Miller’s toy store in Mamaroneck utilizes a human feel to its service that keeps customers coming back, according to its owner Taka Andrews. Photos/Andrew Dapolite
Arcade Booksellers, one of several small businesses located on Purchase Street in Rye, has been in business for 33 years but has seen the consumer market shrink with the continual surge of online retail.
By KILEY STEVENS
As holiday consumers increasingly turn to online shopping, local businesses are doubling down on what they do best: customer service, unique offerings and a sense of community in an attempt to stay relevant in the marketplace.
In a recent survey conducted by the National Retail Federation, NRF, the average consumer says that nearly half of their shopping for this holiday season will be conducted on the Internet. And with the continuing strength of Black Friday and the emergence of Cyber Monday, the online buying spree, which celebrated its 10th anniversary this year, small businesses are finding it increasingly difficult to keep pace.
Taka Andrews, owner of Miller’s toy store in Mamaroneck, gives his customers what the online market can’t: that touch of personalized service. The family-operated toy store, which has been in Mamaroneck since 1948, doesn’t sell its products online and Andrews said there’s much more than just profits at stake.
“It’s important because local businesses support the local communities, and are integral in creating communities,” the business owner said. “To have a true sense of community, you need places to shop and retailers that support those communities to create a pleasant circle.”
Evidence suggests, however, that local communities are instead turning more and more to the Internet for conducting their shopping, instead of shopping locally.
According to another NRF survey, nearly 102 million people said they shopped in stores over the Thanksgiving weekend, while more than 103 million say they shopped online.
Such numbers threaten any small business, especially those that can’t seem to compete with online retail prices.
Patrick Corcoran, owner of Arcade Books in Rye, says websites like Amazon have made selling books a much harder task than it used to be. Corcoran’s bookstore, which has been in Rye for 33 years, offers 20 percent off all hardcover New York Times bestseller books. “Even that is not competing with Amazon,” Corcoran said.
In an age where online giants, like Amazon, have managed to push chain bookstores like Borders out of business, it’s a small miracle that independent bookstores like Arcade can stay afloat.
To be successful, Corcoran says he must stay relevant. “You need to have what the people want, or be able to get it,” Corcoran said. “So if somebody comes in for something that I should have, I can usually have it for them the next day.” Even Amazon’s Prime program, which offers two-day free shipping on most items with membership, can’t compete with that.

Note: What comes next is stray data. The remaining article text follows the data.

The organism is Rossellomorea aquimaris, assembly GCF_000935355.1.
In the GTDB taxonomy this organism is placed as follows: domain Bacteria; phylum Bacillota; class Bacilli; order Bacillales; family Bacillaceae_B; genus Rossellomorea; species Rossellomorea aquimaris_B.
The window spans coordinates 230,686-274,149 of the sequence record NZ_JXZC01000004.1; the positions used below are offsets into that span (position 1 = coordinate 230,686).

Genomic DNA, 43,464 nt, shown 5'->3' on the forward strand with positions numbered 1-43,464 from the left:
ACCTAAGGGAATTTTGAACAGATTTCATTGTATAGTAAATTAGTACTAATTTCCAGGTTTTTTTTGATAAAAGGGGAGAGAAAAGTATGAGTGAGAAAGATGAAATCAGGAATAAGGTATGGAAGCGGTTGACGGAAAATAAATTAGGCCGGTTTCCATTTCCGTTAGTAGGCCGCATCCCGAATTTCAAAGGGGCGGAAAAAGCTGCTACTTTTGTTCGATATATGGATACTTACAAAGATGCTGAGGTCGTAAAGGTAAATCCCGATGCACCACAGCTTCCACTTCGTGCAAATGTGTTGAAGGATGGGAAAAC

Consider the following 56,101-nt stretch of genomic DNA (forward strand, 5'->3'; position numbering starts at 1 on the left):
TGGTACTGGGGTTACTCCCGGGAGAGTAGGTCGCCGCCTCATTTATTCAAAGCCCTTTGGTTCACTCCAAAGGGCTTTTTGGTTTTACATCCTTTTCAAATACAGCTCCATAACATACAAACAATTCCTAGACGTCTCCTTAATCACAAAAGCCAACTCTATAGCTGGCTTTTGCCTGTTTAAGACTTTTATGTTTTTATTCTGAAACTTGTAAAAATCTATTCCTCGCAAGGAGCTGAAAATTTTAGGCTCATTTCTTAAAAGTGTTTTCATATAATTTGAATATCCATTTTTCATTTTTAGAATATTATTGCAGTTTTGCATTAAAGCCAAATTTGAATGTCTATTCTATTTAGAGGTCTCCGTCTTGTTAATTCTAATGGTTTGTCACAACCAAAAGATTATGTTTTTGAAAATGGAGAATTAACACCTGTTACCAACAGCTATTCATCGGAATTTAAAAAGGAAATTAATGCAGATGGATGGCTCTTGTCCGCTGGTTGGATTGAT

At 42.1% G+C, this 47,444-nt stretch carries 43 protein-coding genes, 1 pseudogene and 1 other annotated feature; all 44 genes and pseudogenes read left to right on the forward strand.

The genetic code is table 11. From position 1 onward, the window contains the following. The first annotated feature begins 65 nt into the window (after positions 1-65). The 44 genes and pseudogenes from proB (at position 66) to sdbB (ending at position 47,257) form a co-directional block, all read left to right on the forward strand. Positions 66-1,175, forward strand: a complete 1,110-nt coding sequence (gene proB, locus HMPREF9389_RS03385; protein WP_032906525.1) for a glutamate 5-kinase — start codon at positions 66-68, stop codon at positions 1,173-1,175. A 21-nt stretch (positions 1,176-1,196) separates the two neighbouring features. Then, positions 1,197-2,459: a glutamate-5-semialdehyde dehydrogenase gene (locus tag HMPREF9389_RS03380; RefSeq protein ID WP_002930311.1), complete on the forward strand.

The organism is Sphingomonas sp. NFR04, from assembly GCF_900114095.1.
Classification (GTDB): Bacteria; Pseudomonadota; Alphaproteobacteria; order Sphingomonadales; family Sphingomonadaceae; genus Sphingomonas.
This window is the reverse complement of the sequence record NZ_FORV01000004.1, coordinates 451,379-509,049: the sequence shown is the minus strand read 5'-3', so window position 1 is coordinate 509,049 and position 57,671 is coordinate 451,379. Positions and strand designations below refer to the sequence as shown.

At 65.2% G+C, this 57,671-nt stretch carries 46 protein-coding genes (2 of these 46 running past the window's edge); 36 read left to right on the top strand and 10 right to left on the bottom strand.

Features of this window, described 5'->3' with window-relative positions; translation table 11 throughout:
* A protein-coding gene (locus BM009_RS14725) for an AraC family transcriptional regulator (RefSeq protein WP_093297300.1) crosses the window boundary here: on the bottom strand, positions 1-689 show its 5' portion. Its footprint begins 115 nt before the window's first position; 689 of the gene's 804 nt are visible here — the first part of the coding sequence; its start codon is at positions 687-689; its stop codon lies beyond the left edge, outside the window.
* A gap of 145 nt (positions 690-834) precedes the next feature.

Andrews, too, recognizes that a large factor in decreased local patronage may be that consumers have become increasingly comfortable with shopping online, more at ease with technology and less afraid of fraud or identity theft.
“There’s a younger generation of customers who perhaps were raised with the Internet,” he said. “That sense of loyalty to local businesses has waned.”
Westchester County Executive Rob Astorino, a Republican, tried to lend a hand with a press conference on Nov. 25 to implore county residents to shop locally at Value Drugs, a family-owned and operated store in Eastchester, among other locations. Astorino encouraged shoppers to get out and take a photo of their favorite store in Westchester, and then post it to social media, using #ShopLocal, to inspire other residents to shop locally.
Though Will Humphries, managing partner of Value Drugs, admits that staying competitive each year becomes increasingly difficult, he believes customers are trying more and more to shop local and that all six of the Value Drugs stores in Westchester, Long Island and New York City will have a positive holiday season.
“Especially in a community like Eastchester, where people feel a community and home spirit, they do their best,” Humphries said.
As far as the future of small businesses is concerned, Andrews believes it’s up to the consumer.
“We’ll eventually all be shopping only online if consumers don’t see the value of their communities,” Andrews said. Included in those communities, he adds, are families, schools, merchants and more. “Saving a few dollars online on everything you buy will certainly spell the end of that,” he said.